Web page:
There are times when nothing in this life gives that assurance.

As I glanced up through the windows of our front door, it took me back to December 2007. I was 7 months pregnant with our youngest and our 1 year old was in respiratory distress at Children’s Hospital. After the third day in the hospital, I came home to take a shower in my own bathroom and attempt to rest. After walking through the door that chilly December day, I collapsed in a pile in this same spot, looked out through the windows of this same door, at a grey winter sky, and wept.

When I say that I was weeping, I mean, it was so far beyond the ugly cry. It was with my entire body…shaking violently. I didn’t care that snot was mixing with tears and running into my mouth and down my face or that my cheek was pressed to the hard floor. All I could pray between sobs was, “Help me God. Please help me. I have no control over my child’s health…or this growing baby in my belly…or my daughter’s anxiety about pretty much everything. I’m so weary. You’re going to have to help me…please.”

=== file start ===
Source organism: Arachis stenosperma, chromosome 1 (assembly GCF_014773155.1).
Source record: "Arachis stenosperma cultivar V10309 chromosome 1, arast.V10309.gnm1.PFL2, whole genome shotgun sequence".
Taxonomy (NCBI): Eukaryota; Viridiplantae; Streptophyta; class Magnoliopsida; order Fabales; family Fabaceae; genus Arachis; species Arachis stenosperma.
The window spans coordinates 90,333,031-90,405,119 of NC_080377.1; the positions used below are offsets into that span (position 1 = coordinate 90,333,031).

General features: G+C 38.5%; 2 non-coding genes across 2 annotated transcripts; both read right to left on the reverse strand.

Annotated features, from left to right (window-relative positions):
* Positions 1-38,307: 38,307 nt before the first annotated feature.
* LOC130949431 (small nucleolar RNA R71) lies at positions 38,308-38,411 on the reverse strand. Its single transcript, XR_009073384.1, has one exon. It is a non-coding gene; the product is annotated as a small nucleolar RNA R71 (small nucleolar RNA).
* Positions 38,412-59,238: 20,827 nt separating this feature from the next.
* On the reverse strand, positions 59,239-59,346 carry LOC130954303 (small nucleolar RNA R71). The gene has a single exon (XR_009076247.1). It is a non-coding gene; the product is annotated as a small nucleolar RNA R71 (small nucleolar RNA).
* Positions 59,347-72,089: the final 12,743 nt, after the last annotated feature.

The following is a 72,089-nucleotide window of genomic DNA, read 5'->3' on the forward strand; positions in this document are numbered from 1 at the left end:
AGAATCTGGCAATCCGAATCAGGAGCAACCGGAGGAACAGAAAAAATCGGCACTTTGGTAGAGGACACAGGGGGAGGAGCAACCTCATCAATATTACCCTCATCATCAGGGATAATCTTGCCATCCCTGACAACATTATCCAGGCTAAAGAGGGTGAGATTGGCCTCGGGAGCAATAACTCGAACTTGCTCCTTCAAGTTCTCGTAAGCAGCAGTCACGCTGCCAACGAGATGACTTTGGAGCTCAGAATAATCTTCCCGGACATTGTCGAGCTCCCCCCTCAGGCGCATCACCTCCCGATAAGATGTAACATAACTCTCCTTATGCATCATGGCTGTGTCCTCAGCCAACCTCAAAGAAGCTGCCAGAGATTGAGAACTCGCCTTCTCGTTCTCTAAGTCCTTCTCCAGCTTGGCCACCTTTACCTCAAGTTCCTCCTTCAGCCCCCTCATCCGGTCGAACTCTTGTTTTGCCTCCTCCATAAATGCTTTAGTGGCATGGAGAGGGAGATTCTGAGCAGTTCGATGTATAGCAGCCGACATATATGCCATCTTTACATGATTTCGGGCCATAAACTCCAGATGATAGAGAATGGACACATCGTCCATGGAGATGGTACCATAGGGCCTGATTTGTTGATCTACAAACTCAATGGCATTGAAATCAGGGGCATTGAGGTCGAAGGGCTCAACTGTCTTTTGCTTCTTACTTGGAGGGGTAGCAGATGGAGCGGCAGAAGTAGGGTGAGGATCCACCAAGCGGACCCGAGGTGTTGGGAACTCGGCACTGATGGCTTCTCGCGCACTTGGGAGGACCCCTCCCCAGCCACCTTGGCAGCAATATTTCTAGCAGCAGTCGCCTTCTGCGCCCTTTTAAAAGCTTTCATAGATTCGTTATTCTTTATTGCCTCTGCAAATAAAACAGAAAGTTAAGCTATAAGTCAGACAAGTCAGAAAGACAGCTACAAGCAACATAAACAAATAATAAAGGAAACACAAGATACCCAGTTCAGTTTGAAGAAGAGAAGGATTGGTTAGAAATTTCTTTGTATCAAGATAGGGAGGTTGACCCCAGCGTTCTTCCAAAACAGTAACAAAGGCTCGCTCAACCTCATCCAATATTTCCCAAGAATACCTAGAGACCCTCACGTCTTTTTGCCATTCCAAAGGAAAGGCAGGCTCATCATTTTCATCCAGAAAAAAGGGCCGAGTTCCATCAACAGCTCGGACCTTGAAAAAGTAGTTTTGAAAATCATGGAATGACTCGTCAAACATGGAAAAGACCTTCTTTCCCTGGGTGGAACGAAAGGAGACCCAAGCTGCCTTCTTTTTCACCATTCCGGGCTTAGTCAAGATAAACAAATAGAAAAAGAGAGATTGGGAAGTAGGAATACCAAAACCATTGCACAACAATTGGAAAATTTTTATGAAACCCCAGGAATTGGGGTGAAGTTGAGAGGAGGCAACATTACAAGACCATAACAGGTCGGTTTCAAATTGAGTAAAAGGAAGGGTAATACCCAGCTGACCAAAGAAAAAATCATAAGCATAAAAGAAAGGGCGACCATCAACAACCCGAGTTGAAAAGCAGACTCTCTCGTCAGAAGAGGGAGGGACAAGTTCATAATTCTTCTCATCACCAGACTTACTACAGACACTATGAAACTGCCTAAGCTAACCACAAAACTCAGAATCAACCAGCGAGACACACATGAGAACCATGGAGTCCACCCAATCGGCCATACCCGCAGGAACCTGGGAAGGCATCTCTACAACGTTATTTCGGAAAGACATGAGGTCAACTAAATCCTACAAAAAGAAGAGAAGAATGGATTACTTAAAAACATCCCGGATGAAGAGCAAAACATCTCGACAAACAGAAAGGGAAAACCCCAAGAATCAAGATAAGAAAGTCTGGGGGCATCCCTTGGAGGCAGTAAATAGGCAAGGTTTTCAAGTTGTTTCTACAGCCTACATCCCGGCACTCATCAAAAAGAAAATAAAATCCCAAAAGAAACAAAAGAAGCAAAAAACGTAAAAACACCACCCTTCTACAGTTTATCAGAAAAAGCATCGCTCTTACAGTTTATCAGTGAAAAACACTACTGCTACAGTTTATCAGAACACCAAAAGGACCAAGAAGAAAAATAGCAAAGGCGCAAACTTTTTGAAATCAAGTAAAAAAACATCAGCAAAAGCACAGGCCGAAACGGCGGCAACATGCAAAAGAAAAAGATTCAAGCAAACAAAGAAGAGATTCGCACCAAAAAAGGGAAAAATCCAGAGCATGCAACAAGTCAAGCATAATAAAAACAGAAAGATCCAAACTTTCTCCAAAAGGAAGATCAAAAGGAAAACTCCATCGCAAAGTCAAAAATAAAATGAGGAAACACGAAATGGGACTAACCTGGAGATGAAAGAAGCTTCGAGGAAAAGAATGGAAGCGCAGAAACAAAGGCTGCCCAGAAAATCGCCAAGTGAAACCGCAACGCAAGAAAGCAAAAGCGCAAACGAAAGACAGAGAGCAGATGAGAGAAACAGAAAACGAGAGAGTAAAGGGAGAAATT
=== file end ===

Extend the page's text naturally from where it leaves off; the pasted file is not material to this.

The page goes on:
This time, almost 4 years later, I closed my eyes and said, “Lord, I want to know you more than just better. I want to know you intimately. I want to seek you with perseverance and determination. I long for the continuous assurance of your presence. My spirit has a hunger like I have never known.”

My dad’s response was, “This is a really good thing.”